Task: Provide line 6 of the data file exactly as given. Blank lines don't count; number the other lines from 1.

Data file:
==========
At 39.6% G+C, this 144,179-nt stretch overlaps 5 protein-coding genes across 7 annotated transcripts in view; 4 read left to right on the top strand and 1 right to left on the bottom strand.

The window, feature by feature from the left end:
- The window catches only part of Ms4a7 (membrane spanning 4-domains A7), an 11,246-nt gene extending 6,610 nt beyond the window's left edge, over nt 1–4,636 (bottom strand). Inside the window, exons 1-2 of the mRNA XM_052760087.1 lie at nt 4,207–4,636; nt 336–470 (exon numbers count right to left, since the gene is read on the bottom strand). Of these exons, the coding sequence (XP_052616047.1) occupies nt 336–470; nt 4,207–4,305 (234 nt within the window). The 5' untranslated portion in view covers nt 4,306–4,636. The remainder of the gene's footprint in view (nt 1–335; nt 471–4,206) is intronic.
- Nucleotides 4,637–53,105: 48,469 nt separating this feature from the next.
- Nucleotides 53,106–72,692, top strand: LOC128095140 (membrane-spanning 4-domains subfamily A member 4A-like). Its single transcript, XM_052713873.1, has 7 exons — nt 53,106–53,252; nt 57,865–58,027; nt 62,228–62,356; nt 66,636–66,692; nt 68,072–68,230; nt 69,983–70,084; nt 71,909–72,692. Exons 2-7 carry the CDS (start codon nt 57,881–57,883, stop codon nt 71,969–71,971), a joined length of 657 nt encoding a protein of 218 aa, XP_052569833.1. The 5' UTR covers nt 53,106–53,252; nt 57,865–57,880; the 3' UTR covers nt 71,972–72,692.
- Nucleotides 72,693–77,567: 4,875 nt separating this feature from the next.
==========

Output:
- Nucleotides 72,693–77,567: 4,875 nt separating this feature from the next.